7 JANUARY 1832, Page 6

From the Paris journals it appears that two divisions took

place on the Life Peerage Bill. In the Chamber of Deputies, it was originally meant to extend the qualification for Peers to all persons paying 3,000 francs [1401.] per annum of direct taxes; and the *base was amended so as to include none but persons paying 3,000 francs, and who should have held certain official situa- tions for six years. In the Upper House, it was proposed to adopt the original, instead of the amended clause; but the motion -was negatived by 89 to 69. On the ensemble of the bill,—or, as we would phrase it, on the question that the bill do pass,—the numbers were-102 for,.and 68 against it; majority 34.- We were misinformed last week, when, in our first edition, we stated it to be 36.

The report of the Committee on the- Budget was made to the Chamber of Deputies on Friday ; it occupied two hours and a half in the reading. The report recommends certain reductions, which, if (like our own) they be most inadequate to the demands of reason and the people, are yet valuable as the commencement of a better system. The salaries of the Cabinet Ministers will henceforth, it is proposed, be only 80,000 francs [3,200/.1 each, with the exception of the Foreign and Home Secretaries, to each of whom 20,000 francs [800/1 additional will be allowed for the expense of entertainments. In the diplomatic and various other departments, corresponding reductions are proposed, the total amount of all which will be 20,660,000 francs [826,400!.]: thus reducing the entire Budget, ordinary and extraordinary, to 957,120,000 francs [38,284,8004 Of this sum of 957 millions, 3451 millions are required to pay the interest of the national debt, 1181 millions are absorbed in the expenses of collection, and 21 millions are devoted to extraordinaries; leaving only 490,658,000 francs D9,625,0001.] for the ordinary disbursements of the State. This sum, be it recollected, covers not merely the actual expenses of government, but makes and maintains all the public works,— such as harbours, roads, canals; supports the poor; pays the priests ; provides for the education of the people, and also fbr the municipal govermnent of the pettiest commune in a kingdom of thirty-five millions of people. The sum required for all these purposes in England does not admit of being easily estimated, but it cannot be less than twice the sum expended by the French.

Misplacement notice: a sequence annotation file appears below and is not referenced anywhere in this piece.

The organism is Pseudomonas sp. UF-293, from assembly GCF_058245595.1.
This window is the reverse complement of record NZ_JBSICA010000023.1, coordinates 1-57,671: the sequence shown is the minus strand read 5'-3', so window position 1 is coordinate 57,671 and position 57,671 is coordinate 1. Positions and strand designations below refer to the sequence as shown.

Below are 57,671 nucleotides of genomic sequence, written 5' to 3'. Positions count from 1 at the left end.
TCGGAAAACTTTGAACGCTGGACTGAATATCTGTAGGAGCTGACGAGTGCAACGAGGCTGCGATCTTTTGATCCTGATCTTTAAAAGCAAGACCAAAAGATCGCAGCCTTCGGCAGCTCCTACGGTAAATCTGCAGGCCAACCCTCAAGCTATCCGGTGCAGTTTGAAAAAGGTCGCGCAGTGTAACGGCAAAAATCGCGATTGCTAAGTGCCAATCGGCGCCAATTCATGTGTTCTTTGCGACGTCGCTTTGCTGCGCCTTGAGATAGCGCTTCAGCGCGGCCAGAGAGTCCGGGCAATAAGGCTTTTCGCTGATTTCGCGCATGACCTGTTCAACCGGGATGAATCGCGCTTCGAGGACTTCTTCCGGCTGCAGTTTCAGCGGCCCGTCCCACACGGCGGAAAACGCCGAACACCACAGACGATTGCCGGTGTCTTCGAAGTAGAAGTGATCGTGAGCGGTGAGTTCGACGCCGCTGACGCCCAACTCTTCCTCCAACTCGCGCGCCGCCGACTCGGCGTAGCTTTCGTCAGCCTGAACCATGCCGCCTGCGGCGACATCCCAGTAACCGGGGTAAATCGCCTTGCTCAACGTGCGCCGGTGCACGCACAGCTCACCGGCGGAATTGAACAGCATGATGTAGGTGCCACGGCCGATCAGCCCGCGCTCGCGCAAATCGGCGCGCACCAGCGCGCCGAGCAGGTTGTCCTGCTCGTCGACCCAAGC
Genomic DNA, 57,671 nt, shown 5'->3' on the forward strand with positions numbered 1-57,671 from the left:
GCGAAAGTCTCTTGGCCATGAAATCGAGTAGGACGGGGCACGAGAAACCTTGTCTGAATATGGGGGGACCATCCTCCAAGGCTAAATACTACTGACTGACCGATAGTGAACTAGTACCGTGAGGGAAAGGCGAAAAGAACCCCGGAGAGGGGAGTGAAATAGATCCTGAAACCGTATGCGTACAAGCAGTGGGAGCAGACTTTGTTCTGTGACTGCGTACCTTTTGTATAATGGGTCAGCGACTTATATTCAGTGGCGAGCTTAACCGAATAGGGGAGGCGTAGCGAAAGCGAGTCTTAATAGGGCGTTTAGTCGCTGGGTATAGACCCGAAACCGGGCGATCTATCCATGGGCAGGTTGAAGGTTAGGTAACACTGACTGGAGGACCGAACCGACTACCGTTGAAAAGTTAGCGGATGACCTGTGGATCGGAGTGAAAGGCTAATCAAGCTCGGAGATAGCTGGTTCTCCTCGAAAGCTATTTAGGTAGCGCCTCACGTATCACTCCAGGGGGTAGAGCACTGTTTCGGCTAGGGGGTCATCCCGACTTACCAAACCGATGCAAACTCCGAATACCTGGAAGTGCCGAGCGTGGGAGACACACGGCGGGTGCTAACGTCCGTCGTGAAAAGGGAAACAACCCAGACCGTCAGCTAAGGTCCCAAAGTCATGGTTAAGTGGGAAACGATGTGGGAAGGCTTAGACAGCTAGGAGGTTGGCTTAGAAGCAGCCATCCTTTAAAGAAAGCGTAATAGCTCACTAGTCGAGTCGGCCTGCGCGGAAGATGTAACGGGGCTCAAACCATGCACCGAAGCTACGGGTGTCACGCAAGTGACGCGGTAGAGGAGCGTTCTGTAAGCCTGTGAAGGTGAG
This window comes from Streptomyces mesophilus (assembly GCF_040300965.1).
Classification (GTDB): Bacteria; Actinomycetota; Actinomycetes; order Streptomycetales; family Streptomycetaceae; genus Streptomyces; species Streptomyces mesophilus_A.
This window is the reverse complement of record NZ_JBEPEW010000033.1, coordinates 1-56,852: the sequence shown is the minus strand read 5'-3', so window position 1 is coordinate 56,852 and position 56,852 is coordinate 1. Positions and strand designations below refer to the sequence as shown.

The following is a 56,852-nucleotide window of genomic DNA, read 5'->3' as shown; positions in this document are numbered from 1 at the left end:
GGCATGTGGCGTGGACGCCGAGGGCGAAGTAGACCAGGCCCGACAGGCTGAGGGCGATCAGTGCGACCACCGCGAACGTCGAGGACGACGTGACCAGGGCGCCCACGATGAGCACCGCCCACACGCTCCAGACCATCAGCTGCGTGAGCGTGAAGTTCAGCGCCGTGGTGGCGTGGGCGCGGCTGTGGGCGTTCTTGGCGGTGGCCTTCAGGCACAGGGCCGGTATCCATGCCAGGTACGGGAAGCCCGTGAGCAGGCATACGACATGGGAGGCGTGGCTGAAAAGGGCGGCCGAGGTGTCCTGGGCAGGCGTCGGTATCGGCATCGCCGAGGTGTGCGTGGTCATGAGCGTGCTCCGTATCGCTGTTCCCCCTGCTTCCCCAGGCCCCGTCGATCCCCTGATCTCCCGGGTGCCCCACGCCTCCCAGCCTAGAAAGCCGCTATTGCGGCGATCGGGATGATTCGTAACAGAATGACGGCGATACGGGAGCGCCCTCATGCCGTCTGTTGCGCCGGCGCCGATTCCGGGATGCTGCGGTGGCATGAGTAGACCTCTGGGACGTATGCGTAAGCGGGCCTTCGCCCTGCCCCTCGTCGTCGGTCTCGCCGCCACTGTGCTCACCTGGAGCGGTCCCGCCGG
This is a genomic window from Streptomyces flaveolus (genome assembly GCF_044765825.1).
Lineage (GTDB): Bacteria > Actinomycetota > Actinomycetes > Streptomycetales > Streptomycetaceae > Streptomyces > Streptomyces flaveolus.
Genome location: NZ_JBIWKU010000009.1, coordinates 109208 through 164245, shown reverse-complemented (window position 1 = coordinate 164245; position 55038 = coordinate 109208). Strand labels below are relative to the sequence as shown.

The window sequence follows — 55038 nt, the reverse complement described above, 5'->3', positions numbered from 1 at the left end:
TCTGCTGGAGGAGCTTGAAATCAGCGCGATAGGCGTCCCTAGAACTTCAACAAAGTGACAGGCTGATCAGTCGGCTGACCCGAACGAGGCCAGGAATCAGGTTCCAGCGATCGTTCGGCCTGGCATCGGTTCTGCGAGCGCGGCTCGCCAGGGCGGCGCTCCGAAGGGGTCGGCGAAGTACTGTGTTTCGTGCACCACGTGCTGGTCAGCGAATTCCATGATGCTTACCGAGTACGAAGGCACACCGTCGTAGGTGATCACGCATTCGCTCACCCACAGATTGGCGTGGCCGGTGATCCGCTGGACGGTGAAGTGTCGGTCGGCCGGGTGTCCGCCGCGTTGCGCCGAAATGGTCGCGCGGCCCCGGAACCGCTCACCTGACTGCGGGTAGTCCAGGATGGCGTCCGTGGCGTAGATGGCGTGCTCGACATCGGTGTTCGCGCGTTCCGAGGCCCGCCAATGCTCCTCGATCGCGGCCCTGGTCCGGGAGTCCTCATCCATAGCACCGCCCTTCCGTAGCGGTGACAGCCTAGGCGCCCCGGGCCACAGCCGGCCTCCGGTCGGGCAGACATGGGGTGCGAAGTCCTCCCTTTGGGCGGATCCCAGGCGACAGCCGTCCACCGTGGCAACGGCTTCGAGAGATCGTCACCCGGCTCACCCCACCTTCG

There is one item in the French Budget which will excite some surprise, after the glowing panegyric pronounced on the excellence of their system of' accounts, and the power and accuracy of their checks,—we mean, the charge of collecting the taxes : this charge, it will be seen, amounts to no less than 12A per cent, on the gross sum collected; and yet by far the greater part of the French re- venue arises from direct taxes.

In the discussion of the various particulars of expenditure by the Chamber of Deputies, the Civil List seems to have attract- ed particular attention. The Opposition, on Monday, were very indignant at its amount,—more especially considering the immense private fortune of the King; a circumstance, however, which does not seem to have any necessary connexion with the allowance to Louis PHILIP as Sovereign, inasmuch as he has divested himself of the greater part of his own property in favour of his younger children. Still, the Civil List of France is great. Louis ever since his zieuessiou has drawn no less than 1,500,000 francs [60,0001.] a month from the public treasury. • We are not aware of the items chargeable on the Civil List of France: that there are many offices in the English Court which Louis PHILIP. has not to support, * certain; but we rather think, that in France there are expenses to which in England the King is not liable, or the advocates of retrenchment would hardly speak of 12,500,000 francs [500,0001.] as but a slender allowance.

The various felicitations offered to the King on the occasion of the New Year, agreeably to French custom, have all spoken the language of peace; and such also is the tenor of the Royal answers. The Quotidienne, the other day, gave forth a report that LOUIS PHILIP meant to resign, in favour of his eldest son,—all on account of the scanty Civil List! The Quotidienne is the Post of Paris.